Framebuilding is the art and science of constructing the bicycle frame: that collection of tubes to which you attach wheels, cranks, handlebars, and much more. Frames are constructed in a variety of ways, including, but not limited to brazing, welding, gluing, and lay-up.
Alloy - Strictly speaking, an alloy is a mixture of a metal and another element. There are aluminum, steel, and titanium alloys. Strangely though, and this is worth noting, within the bike industry there is a tendency to refer to aluminum parts as alloy. We're not sure why this is; perhaps it's a translation thing. Regardless why, take care to make sure that what you are about it buy is what you want to buy.
Brazing - Brazing is a method more of less restricted to steel frames. Yes, you can braze aluminum, like this master craftsman, but within the framebuilding world, brazing is really for steel. There are essentially two methods of brazing a frame together: fillet brazing and lug brazing. Both of these methods tend to be done with an oxy-acetylene torch as the heat source and require the use of some sort of flux paste to prevent contamination of the parent and filler materials.
Dropouts - In the US, we typically just refer to dropouts and specify front or rear. Delving into the international scene, one can see the terms: frame ends and fork ends also used. In short, dropouts are the spots where the wheels attach to the bike. They used to simply be slots, but with the advent of thru axles, things have been blown wide open with numerous sizes and variations on the theme. Thru axles started out for suspension forks, but the advantages in stiffness and wheel retention have resulted in thru axles appearing on rigid forks and frames. 15mm x 100mm, 20mm x 110mm, and 12mm x 142mm are probably the most common.
Restricting ourselves to the world of steel dropouts, there are variations that determine how you can braze or weld a dropout to the seatstay/chainstay. Tab dropouts are probably the most popular with builders due to the creativity and various seatstay/chainstay tube sizes that they allow for. Lug style and plug style can be easier to braze but you need to nail the diameter of the seatstays and chainstays at the attachment points.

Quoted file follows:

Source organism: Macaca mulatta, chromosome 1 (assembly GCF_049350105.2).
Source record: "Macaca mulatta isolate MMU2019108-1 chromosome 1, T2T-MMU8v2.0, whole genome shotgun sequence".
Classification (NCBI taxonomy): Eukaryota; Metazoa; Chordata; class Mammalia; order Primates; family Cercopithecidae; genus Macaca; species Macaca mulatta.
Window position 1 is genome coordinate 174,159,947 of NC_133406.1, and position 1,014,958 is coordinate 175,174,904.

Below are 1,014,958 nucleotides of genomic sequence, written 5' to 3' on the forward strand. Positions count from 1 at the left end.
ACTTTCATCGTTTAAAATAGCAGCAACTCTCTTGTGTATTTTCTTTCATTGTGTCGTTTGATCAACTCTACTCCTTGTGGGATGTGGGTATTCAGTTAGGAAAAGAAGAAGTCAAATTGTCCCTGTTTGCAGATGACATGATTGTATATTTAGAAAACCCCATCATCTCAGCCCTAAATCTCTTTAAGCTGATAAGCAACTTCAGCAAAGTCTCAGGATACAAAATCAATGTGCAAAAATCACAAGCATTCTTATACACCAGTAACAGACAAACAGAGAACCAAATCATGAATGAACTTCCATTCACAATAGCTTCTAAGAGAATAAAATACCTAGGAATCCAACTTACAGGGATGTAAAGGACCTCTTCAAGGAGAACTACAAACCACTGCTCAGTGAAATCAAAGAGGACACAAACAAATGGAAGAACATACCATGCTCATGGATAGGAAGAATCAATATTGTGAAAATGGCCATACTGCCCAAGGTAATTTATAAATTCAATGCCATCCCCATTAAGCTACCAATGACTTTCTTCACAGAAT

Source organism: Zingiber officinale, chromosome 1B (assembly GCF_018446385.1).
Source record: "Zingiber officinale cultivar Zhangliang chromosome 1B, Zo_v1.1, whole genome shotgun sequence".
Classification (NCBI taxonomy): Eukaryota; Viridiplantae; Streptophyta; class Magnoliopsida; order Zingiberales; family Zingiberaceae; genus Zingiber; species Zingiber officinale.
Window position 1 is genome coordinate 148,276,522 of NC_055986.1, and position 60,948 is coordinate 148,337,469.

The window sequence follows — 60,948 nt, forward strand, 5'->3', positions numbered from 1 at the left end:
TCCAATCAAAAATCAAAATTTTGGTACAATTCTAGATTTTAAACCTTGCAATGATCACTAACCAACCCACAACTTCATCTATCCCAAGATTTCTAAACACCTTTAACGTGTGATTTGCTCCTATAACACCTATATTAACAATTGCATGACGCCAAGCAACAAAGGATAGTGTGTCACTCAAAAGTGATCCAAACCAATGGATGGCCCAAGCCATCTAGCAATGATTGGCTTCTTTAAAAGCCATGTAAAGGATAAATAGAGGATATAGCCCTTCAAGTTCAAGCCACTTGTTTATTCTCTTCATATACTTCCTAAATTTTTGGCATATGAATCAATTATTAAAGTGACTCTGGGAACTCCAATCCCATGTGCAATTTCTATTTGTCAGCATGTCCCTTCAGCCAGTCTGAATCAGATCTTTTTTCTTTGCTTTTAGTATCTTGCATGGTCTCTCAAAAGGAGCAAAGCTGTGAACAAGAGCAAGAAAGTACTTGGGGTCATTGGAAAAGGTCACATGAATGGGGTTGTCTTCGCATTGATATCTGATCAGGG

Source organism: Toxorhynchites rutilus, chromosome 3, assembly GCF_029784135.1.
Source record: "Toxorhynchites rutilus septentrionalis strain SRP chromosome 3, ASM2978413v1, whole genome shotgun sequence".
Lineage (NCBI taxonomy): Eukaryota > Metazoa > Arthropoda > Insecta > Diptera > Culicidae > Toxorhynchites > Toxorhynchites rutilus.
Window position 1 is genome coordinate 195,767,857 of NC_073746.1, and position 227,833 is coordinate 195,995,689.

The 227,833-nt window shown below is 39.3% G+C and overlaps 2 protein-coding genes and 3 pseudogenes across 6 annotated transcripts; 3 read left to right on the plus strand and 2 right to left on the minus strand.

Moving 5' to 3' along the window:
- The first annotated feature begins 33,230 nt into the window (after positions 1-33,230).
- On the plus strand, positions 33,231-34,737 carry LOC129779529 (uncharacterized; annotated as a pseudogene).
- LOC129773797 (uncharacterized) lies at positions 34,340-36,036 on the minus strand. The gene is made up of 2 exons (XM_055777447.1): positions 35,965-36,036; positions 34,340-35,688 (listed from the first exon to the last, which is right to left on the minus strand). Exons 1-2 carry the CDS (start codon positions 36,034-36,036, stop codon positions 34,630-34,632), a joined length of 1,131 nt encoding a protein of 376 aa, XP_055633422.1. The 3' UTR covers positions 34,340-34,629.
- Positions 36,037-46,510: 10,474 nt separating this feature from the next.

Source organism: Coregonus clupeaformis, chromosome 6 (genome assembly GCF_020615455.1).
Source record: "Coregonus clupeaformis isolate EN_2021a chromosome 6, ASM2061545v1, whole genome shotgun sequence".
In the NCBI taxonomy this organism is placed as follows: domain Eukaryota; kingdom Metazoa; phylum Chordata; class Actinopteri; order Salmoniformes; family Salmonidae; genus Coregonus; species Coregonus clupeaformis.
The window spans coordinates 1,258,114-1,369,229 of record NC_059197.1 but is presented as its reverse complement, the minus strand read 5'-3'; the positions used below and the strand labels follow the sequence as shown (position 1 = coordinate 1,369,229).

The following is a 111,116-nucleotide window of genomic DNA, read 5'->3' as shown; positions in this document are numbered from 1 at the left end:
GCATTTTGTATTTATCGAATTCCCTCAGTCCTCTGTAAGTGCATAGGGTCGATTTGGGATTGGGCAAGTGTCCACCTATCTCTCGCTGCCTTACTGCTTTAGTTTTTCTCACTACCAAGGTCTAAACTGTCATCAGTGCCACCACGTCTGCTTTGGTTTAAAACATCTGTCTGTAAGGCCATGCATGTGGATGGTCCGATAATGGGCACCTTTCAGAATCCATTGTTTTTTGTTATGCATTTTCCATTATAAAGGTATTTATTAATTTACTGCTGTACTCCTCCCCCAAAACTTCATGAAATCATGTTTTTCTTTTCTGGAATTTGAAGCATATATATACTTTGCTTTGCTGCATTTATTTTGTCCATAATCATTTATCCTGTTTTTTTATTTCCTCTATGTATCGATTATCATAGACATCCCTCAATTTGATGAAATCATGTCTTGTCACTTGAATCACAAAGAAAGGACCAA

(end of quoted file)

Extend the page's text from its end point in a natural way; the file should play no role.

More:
Fillet brazing involves joining two pieces with a melted filler as a "glue." Bronze is the most common filler material (often referred to as "brass"). After fillet brazing is completed there is often quite a bit of clean-up to be done using files and emory cloth. The more skilled the builder, the less clean-up there is.
Gluing - When carbon fiber first made its appearance on the bike scene, it most often appeared in the form of carbon fiber tubes glued into aluminum lugs. Today, if lugs are used to join carbon tubes, they are typically carbon fiber as well. The lug & glue method has seen a resurgence with the popularity of DIY bamboo bikes.
Lay-up - Lay-up is one of the methods for constructing carbon fiber frames. Essentially, a builder lays sheets of carbon fiber over one another in a very specific manner and then bonds it all together with glue (and sometimes heat). The most cutting edge construction methods used today are using fewer lugs and form the frame as one contiguous piece using molds and bladders.
Lug brazing involves the use of a lug which is essentially a socket. The two tubes being joined slip into the lug and brazing material, bronze or silver, is melted and pulled between the lug and tube by heat and capillary action.
Welding - TIG (tungsten inert gas) welding can be used to join steel, aluminum, and titanium. For all practical purposes you cannot weld dissimilar metals to one another. Welding is different from brazing because the tubes, aka the parent materials, are melted, typically along with a filler, in the joining process. Some builders will first join the tubes using a fusion weld without any filler and then follow-up with another round with the filler. Done correctly, there is very little clean-up involved with TIG welding.